Hopefully your CSA deliveries have started (or will start soon), or you’ve committed to heading to one of the local Farmer’s Markets this growing season (now that there’s one in Simsbury, Granby and East Granby). You’ll walk around and look over whose produce looks the best, decide which cut of meat you’d like to cook and make your decisions about what to buy based on looks, mostly. But what do you know about the farm you’re buying from? What are their farming practices? Being right there at the Farmer’s Market or CSA pickup gives you access to the farmer that you can never get in the grocery store. Take advantage of that! Get to know your farmer for your benefit and for theirs. Farmers love to talk “shop” and are usually happy to answer your questions. When I see someone at our farm store, I’m happy to take a couple of minutes to show them around so they can see how our animals live and what they eat. You may want to know, how do they grow their vegetables? What kind of herbicides or pesticides do they use, if any? How many of their fields do they rest in a year? How do they care for their animals? What do they get fed? Find out from the farmer, are there items that don’t sell as well as others? How can I cook something I’m not sure about? Click here for more questions to ask. Get a dialog going! And then spread the information you learned to help other people decide to shop for locally grown, nutritious, well-produced food that’s grown right here, by your neighbors.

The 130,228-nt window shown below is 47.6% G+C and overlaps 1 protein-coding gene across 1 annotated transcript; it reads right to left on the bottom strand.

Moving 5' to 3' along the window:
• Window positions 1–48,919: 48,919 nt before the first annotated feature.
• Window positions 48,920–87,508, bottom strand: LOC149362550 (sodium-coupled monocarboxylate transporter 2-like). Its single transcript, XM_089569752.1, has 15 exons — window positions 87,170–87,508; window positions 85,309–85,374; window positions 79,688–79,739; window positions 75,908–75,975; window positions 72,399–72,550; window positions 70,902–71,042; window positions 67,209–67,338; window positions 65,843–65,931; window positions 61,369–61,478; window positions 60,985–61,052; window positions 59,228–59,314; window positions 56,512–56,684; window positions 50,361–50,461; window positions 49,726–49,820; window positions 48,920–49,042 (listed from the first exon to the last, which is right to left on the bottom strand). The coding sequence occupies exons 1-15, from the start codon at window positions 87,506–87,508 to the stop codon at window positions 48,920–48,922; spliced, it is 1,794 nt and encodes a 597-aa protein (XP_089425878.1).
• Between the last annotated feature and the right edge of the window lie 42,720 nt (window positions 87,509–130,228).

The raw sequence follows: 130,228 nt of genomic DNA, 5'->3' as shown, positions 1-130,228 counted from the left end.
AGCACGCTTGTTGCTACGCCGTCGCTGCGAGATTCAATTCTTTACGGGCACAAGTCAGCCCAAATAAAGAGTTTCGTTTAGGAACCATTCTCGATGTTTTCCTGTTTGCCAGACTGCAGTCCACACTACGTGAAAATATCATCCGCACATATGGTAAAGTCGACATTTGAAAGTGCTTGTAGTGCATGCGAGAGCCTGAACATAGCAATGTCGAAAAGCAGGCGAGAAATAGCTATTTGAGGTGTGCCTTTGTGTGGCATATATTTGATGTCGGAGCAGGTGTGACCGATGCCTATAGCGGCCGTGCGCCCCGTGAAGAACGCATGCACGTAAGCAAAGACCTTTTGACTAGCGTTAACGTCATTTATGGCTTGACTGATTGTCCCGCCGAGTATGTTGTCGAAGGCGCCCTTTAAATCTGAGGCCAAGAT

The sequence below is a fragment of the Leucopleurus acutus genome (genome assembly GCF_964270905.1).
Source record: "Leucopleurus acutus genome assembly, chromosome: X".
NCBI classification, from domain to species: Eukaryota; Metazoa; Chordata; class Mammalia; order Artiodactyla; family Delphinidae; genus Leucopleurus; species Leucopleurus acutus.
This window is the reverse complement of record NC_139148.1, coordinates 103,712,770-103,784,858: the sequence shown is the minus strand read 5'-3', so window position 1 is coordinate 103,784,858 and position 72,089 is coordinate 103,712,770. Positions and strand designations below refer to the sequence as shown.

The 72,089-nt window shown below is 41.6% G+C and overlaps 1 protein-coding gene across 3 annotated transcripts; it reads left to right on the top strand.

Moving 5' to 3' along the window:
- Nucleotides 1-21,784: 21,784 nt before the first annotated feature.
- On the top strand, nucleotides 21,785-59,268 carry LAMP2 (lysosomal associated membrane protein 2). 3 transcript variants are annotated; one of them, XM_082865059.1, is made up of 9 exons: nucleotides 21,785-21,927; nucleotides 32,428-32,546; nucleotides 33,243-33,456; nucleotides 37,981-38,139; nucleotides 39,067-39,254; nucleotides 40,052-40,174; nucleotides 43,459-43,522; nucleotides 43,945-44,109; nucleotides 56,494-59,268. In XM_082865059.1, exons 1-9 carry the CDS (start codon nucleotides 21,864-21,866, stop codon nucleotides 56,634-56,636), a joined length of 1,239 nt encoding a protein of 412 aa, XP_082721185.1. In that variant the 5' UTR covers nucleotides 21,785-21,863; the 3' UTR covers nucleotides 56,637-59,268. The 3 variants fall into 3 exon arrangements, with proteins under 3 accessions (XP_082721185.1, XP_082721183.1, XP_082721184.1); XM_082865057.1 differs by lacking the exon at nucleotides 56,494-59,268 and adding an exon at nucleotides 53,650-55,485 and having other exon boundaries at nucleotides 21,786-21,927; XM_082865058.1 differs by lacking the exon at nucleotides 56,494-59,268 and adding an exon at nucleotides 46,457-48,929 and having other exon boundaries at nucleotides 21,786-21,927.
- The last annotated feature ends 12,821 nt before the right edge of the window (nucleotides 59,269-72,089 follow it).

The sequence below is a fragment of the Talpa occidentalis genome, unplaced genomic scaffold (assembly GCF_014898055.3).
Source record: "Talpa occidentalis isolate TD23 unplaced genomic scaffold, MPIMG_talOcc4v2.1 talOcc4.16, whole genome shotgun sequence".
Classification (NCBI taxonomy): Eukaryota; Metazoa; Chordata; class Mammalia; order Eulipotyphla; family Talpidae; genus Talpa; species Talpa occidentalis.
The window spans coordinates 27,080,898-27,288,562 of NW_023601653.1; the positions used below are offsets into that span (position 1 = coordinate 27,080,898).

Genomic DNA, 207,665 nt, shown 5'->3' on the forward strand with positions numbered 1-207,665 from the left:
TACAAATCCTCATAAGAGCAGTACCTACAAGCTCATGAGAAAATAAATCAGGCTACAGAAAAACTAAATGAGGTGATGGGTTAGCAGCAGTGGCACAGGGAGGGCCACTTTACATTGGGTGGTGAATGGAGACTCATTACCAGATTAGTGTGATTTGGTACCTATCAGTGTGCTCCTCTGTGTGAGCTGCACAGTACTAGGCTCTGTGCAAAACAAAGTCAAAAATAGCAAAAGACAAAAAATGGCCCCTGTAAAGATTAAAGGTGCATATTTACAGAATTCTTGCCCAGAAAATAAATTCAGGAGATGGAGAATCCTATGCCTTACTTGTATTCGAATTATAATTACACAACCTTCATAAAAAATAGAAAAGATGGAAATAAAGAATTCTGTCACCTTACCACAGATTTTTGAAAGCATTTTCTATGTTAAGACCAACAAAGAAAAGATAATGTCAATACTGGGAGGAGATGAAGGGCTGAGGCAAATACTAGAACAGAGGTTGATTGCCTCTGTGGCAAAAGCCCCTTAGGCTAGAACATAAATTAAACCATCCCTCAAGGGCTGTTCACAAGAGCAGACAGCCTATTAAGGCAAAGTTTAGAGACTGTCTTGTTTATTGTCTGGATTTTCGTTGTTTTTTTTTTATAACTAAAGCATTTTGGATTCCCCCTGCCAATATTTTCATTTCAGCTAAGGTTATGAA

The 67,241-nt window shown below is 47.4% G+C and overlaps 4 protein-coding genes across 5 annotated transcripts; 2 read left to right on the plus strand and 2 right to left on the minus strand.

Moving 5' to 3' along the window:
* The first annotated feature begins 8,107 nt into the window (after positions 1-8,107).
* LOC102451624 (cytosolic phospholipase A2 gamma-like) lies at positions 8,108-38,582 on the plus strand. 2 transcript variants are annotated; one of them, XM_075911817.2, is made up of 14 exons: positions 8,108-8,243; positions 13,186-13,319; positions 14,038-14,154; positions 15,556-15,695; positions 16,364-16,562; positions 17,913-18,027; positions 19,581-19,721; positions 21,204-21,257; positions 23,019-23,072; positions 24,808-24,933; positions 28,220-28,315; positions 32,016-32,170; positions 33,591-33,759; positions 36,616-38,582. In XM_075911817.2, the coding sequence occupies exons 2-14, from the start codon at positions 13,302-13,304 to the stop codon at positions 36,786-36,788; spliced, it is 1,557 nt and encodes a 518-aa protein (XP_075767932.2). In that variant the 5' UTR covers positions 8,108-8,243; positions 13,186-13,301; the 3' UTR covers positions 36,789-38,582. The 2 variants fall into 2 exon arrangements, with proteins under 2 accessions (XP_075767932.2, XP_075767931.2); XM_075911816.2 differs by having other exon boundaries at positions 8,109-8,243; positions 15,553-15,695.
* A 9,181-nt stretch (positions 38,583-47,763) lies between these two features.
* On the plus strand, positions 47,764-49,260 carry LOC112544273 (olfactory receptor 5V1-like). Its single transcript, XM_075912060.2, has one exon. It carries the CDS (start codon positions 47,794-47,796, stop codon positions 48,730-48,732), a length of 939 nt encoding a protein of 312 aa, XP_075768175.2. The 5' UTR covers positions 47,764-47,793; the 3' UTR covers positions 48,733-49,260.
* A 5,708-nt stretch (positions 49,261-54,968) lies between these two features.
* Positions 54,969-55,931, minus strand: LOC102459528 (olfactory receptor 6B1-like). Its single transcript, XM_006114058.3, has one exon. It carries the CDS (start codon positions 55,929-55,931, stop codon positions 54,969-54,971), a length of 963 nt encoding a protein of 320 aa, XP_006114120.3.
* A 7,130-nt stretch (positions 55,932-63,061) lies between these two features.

When my husband and I started dating, I didn’t know anything about cooking. I grew up on pre-prepared food – macaroni and cheese, bags of salad, frozen fish sticks, jars of sauce. When I went to college I still didn’t cook for myself. I was the only one I knew who stayed on the university meal plan for all 4 years. What wasn’t to like about someone else cooking for you every day? And after 3 more years of 20-something-single-life-in-the-city, I had eaten more take out than I’d like to remember. My new beau was the first to suggest to me that we make spaghetti sauce out of… tomatoes! Over the past 14 years, I’ve come a long way.